Wednesday, 4 July 2012

Romantic men, 1920s  Word Game
Word Game 
For the most part, gay men in the far distant past didn't use words like "lover" or phrases like "he is my boyfriend." Rather, signs of intimacy or a relationship were more subtle.


Gay Drag-Cakewalk Dance, 1900

Drag-Cakewalk Dance, 1900



 Comic Postcard-1930s

Comic Postcard-1930s 
Yes, it is unflattering in its depiction of African people. Yes, it is a caricature. Yes, it is a stereotype. Yes, it is undoubtedly RACIST! The postcard is from the 1930s. It dates back to a time when Europe disregarded ethnic and tribal boundaries and divided Africa up into colonies where land and people were exploited. 

More adult oriented postcards from the era that were distributed privately among like minded individuals were more risqué than the above card. In their depictions of same-sex behaviour, typically shown were African males with huge sexual appendages dominating willing European males----a preferred iconography largely still in existence today. (Side Note: In gay mainstream and general mainstream media, there is a phobia of showing men of African descent romantically involved with one another; and, few are willing to challenge the phobia).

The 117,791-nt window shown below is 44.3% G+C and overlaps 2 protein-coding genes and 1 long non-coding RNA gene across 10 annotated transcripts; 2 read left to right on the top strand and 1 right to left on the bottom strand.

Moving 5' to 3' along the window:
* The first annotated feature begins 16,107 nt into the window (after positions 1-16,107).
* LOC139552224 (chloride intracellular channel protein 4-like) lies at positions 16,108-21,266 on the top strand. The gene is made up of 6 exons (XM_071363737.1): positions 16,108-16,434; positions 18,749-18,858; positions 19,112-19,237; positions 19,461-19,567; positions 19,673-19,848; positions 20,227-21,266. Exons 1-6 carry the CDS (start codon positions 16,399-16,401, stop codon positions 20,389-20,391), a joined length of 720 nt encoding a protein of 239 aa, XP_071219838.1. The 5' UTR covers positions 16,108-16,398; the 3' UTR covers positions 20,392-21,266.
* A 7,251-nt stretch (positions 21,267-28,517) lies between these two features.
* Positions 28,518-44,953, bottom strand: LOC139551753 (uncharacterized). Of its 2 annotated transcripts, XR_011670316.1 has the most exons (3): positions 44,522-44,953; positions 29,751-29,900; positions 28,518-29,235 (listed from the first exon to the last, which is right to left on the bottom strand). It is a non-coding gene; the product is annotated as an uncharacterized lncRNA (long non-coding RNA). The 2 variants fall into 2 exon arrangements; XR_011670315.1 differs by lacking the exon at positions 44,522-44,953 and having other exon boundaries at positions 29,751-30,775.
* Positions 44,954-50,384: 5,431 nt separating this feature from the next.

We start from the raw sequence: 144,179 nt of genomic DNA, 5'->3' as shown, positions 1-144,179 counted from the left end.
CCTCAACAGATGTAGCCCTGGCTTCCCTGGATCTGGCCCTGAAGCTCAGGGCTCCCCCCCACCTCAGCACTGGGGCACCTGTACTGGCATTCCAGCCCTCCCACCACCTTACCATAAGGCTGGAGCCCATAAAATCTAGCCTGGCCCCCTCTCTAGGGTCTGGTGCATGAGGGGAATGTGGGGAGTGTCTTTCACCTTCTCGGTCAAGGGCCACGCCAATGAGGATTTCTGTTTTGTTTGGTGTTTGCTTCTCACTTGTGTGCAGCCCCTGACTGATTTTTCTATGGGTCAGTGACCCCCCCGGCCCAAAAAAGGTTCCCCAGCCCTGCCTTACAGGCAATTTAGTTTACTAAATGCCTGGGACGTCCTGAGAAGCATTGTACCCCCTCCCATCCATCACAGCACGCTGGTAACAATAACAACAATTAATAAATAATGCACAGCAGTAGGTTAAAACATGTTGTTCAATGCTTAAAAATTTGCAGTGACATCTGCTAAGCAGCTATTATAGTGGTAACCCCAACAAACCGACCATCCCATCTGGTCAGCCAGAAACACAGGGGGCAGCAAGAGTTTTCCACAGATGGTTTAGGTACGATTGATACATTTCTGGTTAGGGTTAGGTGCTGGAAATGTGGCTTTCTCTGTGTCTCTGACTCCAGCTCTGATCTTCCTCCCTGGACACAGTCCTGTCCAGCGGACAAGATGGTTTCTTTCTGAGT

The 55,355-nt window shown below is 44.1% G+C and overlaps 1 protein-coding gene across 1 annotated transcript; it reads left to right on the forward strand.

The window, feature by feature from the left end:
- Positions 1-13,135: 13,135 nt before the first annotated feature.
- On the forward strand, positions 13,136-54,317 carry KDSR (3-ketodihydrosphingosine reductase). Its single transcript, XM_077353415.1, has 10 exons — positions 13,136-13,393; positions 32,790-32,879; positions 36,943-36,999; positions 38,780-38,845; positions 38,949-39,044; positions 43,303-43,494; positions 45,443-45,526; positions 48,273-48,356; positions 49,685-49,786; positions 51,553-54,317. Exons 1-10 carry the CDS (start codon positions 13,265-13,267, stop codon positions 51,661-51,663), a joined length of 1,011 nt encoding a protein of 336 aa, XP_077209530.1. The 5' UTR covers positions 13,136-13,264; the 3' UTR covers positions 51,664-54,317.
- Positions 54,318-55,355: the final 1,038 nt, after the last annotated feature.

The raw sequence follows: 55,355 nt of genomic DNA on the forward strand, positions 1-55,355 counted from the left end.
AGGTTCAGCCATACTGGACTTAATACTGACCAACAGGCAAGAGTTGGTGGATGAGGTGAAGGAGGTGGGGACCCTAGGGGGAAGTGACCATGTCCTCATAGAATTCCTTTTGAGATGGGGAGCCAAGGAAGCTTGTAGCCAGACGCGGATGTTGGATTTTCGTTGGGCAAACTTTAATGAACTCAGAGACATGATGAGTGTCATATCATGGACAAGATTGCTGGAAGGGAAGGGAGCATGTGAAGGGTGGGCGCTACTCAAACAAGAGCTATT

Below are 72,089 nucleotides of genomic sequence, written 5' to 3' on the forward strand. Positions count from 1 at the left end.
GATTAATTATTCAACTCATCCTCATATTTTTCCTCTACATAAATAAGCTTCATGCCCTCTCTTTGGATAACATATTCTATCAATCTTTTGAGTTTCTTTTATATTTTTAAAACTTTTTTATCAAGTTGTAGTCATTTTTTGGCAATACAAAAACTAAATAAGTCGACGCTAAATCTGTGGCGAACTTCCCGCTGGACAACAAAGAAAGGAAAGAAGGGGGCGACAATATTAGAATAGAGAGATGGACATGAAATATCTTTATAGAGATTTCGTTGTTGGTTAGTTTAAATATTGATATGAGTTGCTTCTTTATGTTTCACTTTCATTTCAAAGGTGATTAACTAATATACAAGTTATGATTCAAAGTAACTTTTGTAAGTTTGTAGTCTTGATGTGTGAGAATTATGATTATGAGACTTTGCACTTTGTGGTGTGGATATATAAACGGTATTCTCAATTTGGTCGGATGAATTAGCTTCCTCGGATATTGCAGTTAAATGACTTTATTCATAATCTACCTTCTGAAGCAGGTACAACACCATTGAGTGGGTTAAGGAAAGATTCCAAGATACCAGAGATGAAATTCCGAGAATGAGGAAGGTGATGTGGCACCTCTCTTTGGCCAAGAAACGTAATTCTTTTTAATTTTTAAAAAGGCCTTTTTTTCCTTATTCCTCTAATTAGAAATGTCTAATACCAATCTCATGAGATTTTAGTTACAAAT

The postcard above is evidently different in what it shows. The card is non-erotic. All the subjects in the card are African. In the midst of largely heterosexual couplings, one gay couple is featured prominently holding hands as they lovingly look at one another without so much as a disapproving glance from the straight couples. Outside the way the Africans are drawn with buffoonish facial features, the postcard is supposed to comically depict a “sentimental” slice of daily African life within some unknown colony. Same-sex relationships in Africa is nothing new, as anthropological and ethnographic observations predating European colonialism reveal. There once was a time when same-sex behaviour was accepted as part of the larger arc of human expression and not frowned upon. Same-sex behaviour could be accepted and even valued in Africa’s many ethnic tribes. Under the intellectual and Judo-Christian influences of a Europe claiming to have only the best interest of the people always in mind, much of this acceptance and valuation disappeared. One of the myriad reasons used for colonial domination was the so-called immorality of the land’s people----e.g. evidence of homosexuality. 

After the colonial powers left, much of Africa chose to keep foreign customs or laws morally frowning on or criminalizing same-sex desiring folk. Observed and oral histories that were evidence of a tolerance or an outright full embracing of same-sex desiring behaviour, became largely denied and forgotten, to be replaced by the intolerable homophobia that make for today’s headline news around the world in a now “free” Africa.  Source

1 comment:

Curio said...

Priceless images.